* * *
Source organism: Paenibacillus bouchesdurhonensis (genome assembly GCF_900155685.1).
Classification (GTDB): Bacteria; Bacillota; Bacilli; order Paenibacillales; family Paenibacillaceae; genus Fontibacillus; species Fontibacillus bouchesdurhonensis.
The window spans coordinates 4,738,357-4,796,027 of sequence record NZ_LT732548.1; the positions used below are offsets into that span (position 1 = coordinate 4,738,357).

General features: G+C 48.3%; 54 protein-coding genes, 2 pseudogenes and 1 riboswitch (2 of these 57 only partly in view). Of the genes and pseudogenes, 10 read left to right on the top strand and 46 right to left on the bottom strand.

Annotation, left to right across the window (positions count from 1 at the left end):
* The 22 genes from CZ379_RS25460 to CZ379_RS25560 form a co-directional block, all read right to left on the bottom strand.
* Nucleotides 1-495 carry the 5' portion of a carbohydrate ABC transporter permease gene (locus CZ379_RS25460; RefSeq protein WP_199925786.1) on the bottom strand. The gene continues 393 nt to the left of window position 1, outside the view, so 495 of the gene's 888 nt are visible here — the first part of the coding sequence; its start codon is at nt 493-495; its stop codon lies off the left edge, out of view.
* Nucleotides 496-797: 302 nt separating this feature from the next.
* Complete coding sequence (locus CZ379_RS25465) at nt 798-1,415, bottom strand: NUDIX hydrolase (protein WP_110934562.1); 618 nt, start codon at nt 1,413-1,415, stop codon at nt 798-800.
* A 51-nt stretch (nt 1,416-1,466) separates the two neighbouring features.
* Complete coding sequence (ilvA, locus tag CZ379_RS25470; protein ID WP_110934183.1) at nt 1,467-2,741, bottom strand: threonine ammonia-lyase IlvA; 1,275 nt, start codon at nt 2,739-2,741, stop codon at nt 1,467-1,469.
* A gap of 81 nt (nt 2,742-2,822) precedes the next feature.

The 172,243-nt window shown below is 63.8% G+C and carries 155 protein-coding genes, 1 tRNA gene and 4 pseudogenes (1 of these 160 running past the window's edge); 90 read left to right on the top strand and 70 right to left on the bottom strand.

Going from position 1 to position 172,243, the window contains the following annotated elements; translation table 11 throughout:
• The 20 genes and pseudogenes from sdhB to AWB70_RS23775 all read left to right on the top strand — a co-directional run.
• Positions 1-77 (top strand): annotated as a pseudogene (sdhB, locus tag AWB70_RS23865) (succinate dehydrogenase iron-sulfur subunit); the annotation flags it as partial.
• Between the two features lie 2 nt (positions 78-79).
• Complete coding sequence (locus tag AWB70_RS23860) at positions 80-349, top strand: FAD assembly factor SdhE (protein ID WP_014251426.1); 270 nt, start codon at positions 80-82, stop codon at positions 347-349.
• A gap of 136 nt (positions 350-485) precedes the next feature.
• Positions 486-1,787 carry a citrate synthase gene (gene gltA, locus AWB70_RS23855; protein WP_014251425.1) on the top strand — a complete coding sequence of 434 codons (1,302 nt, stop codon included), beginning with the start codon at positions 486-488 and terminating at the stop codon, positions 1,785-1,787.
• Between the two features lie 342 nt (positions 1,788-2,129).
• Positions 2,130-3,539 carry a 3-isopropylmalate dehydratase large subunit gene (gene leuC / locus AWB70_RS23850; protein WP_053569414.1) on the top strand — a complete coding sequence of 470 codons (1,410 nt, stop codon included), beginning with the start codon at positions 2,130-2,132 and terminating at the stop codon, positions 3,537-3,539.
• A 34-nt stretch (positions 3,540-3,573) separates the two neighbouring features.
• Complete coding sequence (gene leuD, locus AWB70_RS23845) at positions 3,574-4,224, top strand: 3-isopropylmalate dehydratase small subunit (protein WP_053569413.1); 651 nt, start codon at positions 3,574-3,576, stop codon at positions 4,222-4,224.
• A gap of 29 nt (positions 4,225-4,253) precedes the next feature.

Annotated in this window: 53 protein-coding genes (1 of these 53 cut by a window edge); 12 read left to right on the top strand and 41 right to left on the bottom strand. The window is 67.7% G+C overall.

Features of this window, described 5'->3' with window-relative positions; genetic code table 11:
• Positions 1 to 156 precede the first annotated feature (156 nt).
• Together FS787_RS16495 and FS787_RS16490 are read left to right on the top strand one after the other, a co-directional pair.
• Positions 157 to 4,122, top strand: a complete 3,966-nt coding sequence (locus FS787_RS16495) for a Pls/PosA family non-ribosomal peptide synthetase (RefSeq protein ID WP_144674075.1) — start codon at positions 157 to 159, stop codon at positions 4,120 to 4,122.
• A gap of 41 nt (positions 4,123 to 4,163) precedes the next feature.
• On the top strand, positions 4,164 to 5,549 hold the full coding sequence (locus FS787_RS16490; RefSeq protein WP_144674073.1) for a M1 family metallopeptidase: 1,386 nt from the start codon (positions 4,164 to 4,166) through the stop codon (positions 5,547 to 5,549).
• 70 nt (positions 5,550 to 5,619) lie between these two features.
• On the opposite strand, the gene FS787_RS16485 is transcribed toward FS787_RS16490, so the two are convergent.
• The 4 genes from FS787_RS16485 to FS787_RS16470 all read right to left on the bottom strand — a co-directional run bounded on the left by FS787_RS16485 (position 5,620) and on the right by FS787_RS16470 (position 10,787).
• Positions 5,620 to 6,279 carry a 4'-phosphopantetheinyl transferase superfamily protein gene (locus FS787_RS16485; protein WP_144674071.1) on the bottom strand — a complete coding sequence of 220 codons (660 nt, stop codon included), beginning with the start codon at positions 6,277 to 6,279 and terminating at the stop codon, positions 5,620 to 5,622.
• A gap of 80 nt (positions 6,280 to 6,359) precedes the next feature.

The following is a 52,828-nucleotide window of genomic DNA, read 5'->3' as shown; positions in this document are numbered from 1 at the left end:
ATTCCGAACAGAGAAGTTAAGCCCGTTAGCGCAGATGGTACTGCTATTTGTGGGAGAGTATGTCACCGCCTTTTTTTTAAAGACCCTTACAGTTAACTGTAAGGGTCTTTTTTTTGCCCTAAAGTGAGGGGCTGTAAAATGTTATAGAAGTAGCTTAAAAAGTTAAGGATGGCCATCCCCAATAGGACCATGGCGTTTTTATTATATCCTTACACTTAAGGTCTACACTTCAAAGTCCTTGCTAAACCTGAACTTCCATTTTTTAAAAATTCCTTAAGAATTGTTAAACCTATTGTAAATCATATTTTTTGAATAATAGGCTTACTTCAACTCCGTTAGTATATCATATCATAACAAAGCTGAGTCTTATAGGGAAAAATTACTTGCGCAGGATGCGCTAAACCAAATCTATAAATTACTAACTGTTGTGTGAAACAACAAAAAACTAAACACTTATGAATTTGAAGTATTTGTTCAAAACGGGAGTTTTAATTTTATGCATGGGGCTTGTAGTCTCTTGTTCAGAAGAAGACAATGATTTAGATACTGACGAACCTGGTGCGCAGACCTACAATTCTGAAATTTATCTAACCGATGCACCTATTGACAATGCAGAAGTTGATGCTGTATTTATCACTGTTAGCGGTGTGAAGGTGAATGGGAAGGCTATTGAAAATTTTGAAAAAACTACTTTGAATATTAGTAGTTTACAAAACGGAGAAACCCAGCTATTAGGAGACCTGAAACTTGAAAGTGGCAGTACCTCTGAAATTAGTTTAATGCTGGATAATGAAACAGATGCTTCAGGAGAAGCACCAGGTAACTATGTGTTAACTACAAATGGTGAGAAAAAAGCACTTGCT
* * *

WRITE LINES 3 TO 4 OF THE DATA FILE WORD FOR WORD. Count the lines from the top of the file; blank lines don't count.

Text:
The window spans coordinates 4,738,357-4,796,027 of sequence record NZ_LT732548.1; the positions used below are offsets into that span (position 1 = coordinate 4,738,357).

General features: G+C 48.3%; 54 protein-coding genes, 2 pseudogenes and 1 riboswitch (2 of these 57 only partly in view). Of the genes and pseudogenes, 10 read left to right on the top strand and 46 right to left on the bottom strand.